Work with half of dough at a time. Measure half of the flour and sugar into a food processor fitted with a blade attachment and pulse several times. Add half the butter (along with 1/2 of salt and/or extract if using) and pulse briefly three or four times to coat butter with flour. Continue to pulse in 8 second increments until the mixture begins to clump together. Remove to a large bowl. Repeat with remaining ingredients.
After both halves are combined, continue to work with hands until the majority of the crumbs are incorporated.
For both methods:
Spread dough onto a rimmed cookie sheet, 15x10x1″, breaking up dough clumps if necessary. To get as even as possible (it won’t and shouldn’t be perfect) use a butter wrapper or piece of lightly oiled parchment between your hand or the bottom of a glass or other utensil to lightly even and flatten the shortbread.
Dock about 1 1/2 inches apart in rows. A larger serving fork works well for this.
Place in oven and bake for 20 to 25 minutes until the shortbread has turned a very light golden color. Watch the edges and remove when edges pick up just a hint of golden brown color. The shortbread will be very pale.
Cut into bars while still warm. Most traditional bars are rectangles, longer than they are wide.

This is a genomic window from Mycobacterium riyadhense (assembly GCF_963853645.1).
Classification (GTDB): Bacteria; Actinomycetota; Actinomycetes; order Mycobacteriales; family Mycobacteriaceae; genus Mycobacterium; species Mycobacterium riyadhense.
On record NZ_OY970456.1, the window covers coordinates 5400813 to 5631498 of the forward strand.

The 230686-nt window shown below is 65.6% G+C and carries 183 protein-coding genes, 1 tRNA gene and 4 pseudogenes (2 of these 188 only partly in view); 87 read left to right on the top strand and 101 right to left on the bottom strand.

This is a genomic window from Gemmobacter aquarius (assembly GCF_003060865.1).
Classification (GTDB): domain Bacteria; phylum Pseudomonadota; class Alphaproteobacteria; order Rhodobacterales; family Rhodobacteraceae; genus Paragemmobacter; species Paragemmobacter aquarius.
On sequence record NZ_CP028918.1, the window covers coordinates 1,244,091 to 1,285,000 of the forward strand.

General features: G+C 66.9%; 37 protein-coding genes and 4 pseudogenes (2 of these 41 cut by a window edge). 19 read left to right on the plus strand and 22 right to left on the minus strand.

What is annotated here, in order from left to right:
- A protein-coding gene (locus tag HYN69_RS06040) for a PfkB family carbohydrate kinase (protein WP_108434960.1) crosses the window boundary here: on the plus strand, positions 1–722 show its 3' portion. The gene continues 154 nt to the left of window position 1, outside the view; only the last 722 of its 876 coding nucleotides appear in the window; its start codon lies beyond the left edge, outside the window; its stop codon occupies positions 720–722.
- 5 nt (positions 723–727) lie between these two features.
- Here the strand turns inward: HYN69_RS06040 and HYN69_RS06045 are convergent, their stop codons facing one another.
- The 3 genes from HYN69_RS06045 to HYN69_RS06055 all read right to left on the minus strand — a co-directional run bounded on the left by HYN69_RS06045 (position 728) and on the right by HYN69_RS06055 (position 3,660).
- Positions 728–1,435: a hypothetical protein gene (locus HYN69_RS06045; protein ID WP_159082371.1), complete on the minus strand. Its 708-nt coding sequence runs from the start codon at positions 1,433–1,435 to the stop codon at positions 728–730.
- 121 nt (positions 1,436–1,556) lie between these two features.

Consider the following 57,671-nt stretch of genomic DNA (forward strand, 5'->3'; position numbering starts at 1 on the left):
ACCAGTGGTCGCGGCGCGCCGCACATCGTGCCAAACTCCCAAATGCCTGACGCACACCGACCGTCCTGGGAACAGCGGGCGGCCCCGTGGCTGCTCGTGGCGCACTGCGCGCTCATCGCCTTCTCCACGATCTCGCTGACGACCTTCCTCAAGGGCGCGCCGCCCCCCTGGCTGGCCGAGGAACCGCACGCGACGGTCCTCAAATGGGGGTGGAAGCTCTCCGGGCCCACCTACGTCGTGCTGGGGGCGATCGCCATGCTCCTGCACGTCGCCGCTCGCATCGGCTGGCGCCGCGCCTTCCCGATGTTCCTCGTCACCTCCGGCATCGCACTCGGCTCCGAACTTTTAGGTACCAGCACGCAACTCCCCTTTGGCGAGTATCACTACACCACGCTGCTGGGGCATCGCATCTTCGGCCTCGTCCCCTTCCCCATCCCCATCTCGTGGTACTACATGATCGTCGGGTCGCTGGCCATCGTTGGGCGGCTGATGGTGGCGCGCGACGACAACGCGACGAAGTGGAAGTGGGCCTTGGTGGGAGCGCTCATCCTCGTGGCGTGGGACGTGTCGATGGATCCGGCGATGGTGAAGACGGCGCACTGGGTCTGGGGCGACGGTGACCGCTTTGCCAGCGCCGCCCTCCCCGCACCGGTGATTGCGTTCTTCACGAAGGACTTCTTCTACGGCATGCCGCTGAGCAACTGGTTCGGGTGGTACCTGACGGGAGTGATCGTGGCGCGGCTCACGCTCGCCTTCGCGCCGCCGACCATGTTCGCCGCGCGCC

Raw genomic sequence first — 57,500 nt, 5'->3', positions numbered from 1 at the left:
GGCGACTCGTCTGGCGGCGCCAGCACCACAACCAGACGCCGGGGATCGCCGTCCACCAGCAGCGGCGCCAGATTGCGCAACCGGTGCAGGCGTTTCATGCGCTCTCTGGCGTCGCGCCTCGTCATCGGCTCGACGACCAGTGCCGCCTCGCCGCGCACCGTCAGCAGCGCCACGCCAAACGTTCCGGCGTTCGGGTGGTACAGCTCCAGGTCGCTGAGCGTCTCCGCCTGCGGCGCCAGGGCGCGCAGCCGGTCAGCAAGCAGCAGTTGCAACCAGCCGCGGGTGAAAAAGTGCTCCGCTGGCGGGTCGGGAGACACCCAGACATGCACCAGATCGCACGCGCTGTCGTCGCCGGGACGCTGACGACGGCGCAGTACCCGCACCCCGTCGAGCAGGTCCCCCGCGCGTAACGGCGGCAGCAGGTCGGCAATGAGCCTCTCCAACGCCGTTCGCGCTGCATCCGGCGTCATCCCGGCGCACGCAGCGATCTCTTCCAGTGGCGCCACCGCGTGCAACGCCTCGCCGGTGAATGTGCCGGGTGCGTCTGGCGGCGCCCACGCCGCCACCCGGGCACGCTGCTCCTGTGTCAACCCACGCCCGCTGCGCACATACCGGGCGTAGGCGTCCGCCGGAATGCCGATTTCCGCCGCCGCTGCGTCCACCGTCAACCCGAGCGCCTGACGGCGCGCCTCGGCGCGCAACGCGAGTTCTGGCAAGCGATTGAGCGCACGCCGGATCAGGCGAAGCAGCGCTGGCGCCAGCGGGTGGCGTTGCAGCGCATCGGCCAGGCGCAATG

Measure flour by stirring to lighten then gently spoon into measuring cup and level off.
Butter should be very cold. Cut into chunks, quartering each butter quarter the long way, then cutting across into 1/2″ pieces. If using food processor method, divide butter into two before cutting. If time allows, place in freezer for 10 minutes before continuing with the recipe. Save a wrapper to smooth the dough.
Shortbread will be softer and more crumbly when first baked, but will crisp more after it cools completely and sits for awhile.
I’ll be posting the marvelous Classic Scottish Shortbread at Fiesta Friday #217, hosted by Angie and Abbey @ Three Cats and a Girl. There are already a number of gorgeous posts & more will be added through the weekend! Have yourself a happy holiday!